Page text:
Prague, Czechia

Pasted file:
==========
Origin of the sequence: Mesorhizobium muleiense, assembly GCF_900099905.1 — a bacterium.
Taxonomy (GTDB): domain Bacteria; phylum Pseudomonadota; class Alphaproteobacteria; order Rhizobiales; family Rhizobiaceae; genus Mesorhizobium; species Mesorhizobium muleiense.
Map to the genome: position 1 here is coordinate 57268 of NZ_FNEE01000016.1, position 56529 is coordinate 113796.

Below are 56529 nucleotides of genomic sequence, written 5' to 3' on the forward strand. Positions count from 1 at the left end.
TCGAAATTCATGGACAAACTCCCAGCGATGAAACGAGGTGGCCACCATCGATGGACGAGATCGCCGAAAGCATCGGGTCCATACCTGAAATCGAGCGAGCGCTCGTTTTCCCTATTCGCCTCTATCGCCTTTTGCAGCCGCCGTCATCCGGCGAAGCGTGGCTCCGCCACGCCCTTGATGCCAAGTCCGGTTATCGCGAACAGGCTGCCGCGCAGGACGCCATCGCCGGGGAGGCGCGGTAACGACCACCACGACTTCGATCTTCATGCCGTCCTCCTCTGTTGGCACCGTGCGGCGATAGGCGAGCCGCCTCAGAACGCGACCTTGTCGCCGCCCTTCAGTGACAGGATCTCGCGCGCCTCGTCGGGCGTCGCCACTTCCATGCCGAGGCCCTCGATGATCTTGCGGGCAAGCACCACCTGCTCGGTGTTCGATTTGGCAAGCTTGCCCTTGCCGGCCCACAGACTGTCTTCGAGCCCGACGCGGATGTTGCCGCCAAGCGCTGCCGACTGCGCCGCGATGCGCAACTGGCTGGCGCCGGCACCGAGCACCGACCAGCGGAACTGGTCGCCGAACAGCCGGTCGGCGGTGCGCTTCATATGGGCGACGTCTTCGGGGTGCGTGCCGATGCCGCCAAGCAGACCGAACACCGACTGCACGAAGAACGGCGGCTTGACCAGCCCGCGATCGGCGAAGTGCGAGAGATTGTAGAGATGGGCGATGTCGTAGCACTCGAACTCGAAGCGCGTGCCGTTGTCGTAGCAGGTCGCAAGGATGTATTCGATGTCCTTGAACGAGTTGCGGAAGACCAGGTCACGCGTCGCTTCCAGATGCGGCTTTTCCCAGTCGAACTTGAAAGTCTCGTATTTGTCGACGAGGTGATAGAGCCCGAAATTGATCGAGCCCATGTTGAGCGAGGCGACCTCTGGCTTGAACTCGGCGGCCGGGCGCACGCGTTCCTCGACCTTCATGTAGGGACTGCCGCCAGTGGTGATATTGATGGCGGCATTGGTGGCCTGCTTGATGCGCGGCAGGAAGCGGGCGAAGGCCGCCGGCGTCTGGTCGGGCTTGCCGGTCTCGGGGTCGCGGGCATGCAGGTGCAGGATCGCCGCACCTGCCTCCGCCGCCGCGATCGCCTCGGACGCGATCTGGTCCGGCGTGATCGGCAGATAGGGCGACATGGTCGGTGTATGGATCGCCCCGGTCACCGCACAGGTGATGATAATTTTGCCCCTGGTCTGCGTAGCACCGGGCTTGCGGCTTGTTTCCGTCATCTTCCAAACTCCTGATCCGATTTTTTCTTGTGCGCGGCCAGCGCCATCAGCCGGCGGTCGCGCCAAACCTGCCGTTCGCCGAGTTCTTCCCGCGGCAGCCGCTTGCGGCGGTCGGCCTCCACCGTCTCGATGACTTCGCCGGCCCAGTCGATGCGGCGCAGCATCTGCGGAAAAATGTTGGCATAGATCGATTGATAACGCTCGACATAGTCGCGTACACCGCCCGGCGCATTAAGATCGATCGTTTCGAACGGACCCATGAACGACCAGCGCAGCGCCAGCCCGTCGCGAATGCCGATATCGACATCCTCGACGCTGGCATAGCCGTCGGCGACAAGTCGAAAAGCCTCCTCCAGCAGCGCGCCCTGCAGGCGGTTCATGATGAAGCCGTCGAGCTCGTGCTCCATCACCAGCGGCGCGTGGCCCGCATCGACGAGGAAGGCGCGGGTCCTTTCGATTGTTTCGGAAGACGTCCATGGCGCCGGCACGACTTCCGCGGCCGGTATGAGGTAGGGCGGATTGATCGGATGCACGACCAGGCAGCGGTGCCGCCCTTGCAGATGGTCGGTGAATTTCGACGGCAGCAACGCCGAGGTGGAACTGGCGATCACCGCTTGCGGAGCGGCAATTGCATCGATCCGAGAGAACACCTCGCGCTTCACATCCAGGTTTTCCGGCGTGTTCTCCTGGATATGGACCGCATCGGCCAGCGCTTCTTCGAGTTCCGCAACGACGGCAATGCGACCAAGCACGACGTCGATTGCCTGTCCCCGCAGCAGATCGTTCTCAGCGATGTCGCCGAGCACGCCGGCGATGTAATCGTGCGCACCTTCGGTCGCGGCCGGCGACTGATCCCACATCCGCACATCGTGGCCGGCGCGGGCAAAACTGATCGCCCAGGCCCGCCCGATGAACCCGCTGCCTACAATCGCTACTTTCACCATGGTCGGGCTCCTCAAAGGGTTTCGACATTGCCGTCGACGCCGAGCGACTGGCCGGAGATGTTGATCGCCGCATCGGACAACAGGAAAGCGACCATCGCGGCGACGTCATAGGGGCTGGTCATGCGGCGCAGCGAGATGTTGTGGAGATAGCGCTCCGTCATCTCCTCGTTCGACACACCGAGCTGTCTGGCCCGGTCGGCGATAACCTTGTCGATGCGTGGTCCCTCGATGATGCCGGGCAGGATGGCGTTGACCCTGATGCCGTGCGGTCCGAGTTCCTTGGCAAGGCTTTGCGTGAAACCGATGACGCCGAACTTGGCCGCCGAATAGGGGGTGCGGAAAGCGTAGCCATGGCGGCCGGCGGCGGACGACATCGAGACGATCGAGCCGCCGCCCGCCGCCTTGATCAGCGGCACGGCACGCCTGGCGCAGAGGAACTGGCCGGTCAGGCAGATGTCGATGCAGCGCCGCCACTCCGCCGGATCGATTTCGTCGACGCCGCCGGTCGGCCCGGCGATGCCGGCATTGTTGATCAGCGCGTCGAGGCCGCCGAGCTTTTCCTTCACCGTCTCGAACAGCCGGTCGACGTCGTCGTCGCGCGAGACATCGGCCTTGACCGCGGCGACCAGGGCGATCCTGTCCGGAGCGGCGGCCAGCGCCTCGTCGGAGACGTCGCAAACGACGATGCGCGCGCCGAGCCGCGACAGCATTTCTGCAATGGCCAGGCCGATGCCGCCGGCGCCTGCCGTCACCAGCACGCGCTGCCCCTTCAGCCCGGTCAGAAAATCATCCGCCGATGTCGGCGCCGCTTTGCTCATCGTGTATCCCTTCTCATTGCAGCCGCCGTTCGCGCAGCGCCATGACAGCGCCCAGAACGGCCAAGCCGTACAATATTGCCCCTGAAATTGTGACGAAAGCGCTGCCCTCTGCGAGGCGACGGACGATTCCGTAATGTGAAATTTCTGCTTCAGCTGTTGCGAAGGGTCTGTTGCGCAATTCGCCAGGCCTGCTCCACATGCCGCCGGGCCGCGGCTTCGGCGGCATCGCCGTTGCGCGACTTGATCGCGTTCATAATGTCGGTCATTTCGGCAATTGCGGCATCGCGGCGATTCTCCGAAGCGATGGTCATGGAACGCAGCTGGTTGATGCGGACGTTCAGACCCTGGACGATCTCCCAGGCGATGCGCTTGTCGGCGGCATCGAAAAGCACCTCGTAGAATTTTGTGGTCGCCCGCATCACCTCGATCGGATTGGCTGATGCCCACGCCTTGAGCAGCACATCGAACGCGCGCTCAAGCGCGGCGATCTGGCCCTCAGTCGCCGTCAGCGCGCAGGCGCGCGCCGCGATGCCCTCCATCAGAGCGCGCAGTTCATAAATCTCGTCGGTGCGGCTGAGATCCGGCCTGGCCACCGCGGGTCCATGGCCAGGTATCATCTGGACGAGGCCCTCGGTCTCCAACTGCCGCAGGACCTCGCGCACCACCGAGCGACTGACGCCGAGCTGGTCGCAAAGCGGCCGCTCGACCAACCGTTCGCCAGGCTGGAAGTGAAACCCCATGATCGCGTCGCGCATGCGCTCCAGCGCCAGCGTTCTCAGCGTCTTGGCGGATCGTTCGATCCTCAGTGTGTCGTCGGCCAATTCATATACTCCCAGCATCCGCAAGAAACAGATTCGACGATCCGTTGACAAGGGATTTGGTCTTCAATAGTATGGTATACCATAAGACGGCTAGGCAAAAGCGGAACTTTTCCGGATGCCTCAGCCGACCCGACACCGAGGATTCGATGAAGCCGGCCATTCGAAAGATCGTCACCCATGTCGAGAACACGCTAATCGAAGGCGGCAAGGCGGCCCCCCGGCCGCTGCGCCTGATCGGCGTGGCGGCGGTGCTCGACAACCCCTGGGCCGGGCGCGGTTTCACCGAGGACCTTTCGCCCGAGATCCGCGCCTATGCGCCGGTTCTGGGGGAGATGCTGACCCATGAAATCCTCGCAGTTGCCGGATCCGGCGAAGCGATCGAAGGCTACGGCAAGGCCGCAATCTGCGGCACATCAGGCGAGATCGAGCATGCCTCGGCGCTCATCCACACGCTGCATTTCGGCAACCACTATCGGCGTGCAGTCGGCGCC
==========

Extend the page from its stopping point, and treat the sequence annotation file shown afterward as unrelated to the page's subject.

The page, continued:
help to maintain or even raise barriers to entry for rivals and ultimately limits the competitive pressure on the incumbent platform. This problem is compounded by the presence of “Big Data” which drives to a significant extent the innovation in the digital economy. Big Data has become an essential asset for big and small companies alike. The algorithms developed and constantly improved by digital platforms allows them to optimise the use of the data they collect and to identify with ever-better precision what consumers need and want. While product recommendations can help consumers and save them time and effort, overreliance on algorithms and Big Data can lead to demand estimation and price optimisation that would be detrimental to consumers. Ultimately, one can identify worrying trends where digital platforms can determine each consumer’s willingness to pay and charge them the highest possible price while they remain unaware that another customer purchased the same product at a cheaper price. Here as well, one can identify worrying trends such as demand estimation and price optimisation and identification of biases to power exploitative practices. Second, large online platforms have spent a lot of time and resources in developing a controlled ecosystem – or “walled garden” – where they are able to unilaterally set the rules and enforce them. These controlled ecosystems have come to play a significant role in the digital environment; companies rely on those ecosystems to offer their products and services, and consumers use them to access those products and services. However, because of the unilateral nature of walled gardens, consumers face asymmetric information regarding costs, benefits, and available of outside options. This is the crux of the Commission’s argument in the Android (European Commission, 2018) and the Google Shopping case (European Court of Justice, 2021) where Google respectively attempted to hide rival search engines and rival online search comparison websites. Apple also tightly controls its ecosystem purportedly to the benefit of users’ security and privacy, but with important negative effects on consumers and app developed as alleged by the Commission it is pending cases on music streaming services (European Commission, 2021) and Apple Pay (European Commission, 2020a). Users are often locked into one platform or provider or are subject to its control and possible use of manipulative techniques. Amazon has implemented a two-fold strategy based on “dark patterns” to entice consumers to become Amazon Prime members and to dissuade them from cancelling their Prime membership (Forbrukerrådet, 2020). These manipulatives techniques are the subject of a complaint launched by the Norwegian Consumer Council last year (Forbrukerrådet, 2021). The controller of such ecosystem might spend time and resources to ensure continued engagement on the part of the consumers since such engagement generates the data that constitutes profit-making activities of the platform. In addition, the controller may seek to combine together the data


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